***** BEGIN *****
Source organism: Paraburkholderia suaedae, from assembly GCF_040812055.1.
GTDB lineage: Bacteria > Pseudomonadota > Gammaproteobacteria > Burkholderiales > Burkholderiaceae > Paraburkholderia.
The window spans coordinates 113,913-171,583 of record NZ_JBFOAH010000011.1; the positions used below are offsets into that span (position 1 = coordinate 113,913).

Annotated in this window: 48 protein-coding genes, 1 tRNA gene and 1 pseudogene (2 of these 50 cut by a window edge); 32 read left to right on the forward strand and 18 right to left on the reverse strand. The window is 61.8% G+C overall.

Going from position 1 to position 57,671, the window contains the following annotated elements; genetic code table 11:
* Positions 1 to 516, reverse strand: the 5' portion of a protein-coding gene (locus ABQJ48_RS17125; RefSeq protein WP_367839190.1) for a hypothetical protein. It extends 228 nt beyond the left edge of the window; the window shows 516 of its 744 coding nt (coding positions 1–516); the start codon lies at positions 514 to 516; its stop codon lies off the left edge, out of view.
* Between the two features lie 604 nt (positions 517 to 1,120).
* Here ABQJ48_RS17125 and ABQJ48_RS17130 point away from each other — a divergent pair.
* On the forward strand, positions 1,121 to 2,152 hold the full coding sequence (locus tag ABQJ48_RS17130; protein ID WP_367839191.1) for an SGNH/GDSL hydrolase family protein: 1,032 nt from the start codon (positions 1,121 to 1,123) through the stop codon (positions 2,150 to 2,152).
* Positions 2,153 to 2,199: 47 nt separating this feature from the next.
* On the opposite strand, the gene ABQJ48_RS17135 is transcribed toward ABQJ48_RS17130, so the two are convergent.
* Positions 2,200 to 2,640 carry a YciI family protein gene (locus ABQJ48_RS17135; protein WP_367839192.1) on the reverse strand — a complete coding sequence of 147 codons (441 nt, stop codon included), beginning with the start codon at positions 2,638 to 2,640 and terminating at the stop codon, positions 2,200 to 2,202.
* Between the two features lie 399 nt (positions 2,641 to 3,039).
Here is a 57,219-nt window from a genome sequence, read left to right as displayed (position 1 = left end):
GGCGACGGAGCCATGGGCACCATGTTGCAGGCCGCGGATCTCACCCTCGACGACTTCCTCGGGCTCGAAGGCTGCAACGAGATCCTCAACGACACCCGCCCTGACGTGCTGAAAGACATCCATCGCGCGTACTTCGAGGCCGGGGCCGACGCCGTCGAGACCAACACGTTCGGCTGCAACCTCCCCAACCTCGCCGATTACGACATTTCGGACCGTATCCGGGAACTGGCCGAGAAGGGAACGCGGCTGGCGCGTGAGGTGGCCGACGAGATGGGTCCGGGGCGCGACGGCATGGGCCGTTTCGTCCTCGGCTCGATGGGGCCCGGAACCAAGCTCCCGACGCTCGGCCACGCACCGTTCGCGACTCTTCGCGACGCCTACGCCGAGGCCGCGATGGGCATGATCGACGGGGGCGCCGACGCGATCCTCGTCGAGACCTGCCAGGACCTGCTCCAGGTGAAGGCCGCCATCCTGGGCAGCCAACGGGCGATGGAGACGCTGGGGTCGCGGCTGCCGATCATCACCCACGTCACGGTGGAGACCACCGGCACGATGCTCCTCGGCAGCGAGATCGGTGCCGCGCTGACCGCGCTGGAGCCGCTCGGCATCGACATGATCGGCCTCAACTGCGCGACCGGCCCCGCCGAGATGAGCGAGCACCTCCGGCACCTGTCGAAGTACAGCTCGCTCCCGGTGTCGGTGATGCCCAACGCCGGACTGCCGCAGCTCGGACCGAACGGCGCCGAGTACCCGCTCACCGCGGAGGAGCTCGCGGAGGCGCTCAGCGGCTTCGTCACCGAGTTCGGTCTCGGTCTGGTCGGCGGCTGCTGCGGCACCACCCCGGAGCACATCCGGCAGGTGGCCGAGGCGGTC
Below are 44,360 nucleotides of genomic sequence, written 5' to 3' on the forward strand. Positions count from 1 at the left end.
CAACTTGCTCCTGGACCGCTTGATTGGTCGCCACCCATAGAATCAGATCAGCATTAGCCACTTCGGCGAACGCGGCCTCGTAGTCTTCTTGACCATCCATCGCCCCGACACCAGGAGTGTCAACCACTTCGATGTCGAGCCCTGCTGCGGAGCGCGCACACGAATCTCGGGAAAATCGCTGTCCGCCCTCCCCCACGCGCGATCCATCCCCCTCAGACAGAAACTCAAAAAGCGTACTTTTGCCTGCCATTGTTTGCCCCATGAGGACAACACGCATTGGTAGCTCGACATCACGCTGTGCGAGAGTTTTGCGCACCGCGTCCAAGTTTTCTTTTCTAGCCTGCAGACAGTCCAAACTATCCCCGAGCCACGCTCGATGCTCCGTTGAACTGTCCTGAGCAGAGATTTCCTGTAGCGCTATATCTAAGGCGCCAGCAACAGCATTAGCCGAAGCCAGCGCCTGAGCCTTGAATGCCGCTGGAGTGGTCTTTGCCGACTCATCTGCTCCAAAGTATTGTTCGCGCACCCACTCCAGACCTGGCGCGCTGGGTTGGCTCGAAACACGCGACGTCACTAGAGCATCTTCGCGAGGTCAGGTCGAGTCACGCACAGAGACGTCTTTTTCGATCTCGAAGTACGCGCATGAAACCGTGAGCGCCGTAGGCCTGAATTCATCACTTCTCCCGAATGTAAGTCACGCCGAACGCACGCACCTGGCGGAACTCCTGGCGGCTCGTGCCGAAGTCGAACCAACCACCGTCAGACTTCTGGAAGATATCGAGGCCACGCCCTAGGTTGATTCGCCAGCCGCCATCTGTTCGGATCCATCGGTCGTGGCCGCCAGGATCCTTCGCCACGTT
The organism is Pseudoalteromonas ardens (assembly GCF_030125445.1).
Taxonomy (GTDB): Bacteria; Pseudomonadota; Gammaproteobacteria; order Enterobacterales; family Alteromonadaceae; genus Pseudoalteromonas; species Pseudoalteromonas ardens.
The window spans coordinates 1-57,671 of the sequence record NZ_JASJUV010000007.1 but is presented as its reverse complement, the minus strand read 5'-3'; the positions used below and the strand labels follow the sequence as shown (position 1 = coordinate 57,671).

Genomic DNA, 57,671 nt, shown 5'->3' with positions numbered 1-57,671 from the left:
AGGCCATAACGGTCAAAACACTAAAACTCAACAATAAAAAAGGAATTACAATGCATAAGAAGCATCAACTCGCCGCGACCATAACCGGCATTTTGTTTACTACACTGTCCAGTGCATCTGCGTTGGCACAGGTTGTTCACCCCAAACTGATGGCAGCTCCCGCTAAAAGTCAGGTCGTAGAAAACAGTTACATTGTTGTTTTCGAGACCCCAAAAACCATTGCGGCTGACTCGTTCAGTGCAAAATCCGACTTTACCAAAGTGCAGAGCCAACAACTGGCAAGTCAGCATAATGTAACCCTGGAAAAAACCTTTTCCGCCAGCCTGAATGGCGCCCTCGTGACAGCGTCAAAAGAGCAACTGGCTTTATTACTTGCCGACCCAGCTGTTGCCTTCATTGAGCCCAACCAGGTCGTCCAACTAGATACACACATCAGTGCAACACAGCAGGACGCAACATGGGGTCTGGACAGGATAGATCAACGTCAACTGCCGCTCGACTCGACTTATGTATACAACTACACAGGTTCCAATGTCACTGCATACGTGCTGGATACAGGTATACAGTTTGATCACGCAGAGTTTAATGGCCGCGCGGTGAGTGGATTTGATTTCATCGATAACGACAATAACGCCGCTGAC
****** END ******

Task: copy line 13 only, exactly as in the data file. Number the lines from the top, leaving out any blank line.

* Between the two features lie 399 nt (positions 2,641 to 3,039).